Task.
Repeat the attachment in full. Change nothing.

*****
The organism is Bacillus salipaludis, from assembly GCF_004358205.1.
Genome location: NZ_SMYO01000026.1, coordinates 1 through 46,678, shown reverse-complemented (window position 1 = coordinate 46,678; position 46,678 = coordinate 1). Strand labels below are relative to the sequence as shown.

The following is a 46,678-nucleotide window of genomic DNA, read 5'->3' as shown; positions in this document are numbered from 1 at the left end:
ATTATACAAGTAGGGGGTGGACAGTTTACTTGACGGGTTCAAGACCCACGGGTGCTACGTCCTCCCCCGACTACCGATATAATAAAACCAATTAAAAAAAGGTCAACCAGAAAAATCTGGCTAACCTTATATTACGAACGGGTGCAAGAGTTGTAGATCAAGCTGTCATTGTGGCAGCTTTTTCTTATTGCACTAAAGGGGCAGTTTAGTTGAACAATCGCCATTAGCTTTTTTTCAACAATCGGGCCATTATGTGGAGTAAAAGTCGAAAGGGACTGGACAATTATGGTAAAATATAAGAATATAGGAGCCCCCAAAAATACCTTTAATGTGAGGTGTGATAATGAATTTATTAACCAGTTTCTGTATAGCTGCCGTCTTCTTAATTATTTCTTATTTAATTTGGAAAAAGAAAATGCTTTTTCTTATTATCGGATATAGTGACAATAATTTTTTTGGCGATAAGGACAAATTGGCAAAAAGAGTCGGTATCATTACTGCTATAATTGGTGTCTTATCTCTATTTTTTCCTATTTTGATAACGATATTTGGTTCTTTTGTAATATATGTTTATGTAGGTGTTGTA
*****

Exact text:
The organism is Bacillus salipaludis, from assembly GCF_004358205.1.
Genome location: NZ_SMYO01000026.1, coordinates 1 through 46,678, shown reverse-complemented (window position 1 = coordinate 46,678; position 46,678 = coordinate 1). Strand labels below are relative to the sequence as shown.

The following is a 46,678-nucleotide window of genomic DNA, read 5'->3' as shown; positions in this document are numbered from 1 at the left end:
ATTATACAAGTAGGGGGTGGACAGTTTACTTGACGGGTTCAAGACCCACGGGTGCTACGTCCTCCCCCGACTACCGATATAATAAAACCAATTAAAAAAAGGTCAACCAGAAAAATCTGGCTAACCTTATATTACGAACGGGTGCAAGAGTTGTAGATCAAGCTGTCATTGTGGCAGCTTTTTCTTATTGCACTAAAGGGGCAGTTTAGTTGAACAATCGCCATTAGCTTTTTTTCAACAATCGGGCCATTATGTGGAGTAAAAGTCGAAAGGGACTGGACAATTATGGTAAAATATAAGAATATAGGAGCCCCCAAAAATACCTTTAATGTGAGGTGTGATAATGAATTTATTAACCAGTTTCTGTATAGCTGCCGTCTTCTTAATTATTTCTTATTTAATTTGGAAAAAGAAAATGCTTTTTCTTATTATCGGATATAGTGACAATAATTTTTTTGGCGATAAGGACAAATTGGCAAAAAGAGTCGGTATCATTACTGCTATAATTGGTGTCTTATCTCTATTTTTTCCTATTTTGATAACGATATTTGGTTCTTTTGTAATATATGTTTATGTAGGTGTTGTA